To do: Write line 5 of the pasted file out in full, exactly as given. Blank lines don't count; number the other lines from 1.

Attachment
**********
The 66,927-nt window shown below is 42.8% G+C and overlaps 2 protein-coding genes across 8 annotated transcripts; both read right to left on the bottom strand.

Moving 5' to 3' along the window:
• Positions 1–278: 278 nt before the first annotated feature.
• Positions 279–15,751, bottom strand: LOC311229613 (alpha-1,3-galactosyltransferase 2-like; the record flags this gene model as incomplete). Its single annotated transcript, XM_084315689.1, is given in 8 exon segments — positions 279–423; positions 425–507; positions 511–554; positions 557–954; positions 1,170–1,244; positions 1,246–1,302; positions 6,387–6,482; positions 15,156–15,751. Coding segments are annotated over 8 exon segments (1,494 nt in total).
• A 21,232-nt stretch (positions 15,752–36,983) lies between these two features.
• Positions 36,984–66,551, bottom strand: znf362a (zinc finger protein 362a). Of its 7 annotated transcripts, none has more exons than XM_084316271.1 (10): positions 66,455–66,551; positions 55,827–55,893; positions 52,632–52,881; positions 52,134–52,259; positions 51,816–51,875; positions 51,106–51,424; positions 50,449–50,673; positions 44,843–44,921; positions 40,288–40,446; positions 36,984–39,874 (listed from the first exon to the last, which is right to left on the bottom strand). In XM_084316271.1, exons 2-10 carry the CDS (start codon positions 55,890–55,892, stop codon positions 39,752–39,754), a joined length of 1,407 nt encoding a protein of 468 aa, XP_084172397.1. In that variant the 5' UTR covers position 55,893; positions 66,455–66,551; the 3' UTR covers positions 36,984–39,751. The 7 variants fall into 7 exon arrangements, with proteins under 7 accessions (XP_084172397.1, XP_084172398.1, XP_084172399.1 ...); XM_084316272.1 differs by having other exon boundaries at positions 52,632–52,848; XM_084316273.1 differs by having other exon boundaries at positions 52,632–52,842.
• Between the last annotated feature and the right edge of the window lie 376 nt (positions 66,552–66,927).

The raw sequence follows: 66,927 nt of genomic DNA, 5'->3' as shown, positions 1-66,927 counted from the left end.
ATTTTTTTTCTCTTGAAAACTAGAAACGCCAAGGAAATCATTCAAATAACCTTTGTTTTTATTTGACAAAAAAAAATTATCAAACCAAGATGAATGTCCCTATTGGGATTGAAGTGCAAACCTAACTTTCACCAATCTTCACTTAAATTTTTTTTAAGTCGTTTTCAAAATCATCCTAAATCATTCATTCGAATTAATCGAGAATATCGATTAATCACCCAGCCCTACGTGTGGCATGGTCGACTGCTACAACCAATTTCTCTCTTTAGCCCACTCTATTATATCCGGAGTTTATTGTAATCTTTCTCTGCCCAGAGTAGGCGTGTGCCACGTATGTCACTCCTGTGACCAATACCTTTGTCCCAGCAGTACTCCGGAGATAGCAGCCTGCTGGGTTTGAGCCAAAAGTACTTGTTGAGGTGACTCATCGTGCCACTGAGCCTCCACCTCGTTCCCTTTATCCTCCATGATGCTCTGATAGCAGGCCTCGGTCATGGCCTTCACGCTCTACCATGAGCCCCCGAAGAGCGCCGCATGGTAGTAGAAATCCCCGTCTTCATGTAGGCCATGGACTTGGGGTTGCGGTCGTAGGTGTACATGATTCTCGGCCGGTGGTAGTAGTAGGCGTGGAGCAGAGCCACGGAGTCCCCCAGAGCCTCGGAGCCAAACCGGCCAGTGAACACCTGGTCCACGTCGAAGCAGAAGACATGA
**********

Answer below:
• A 21,232-nt stretch (positions 15,752–36,983) lies between these two features.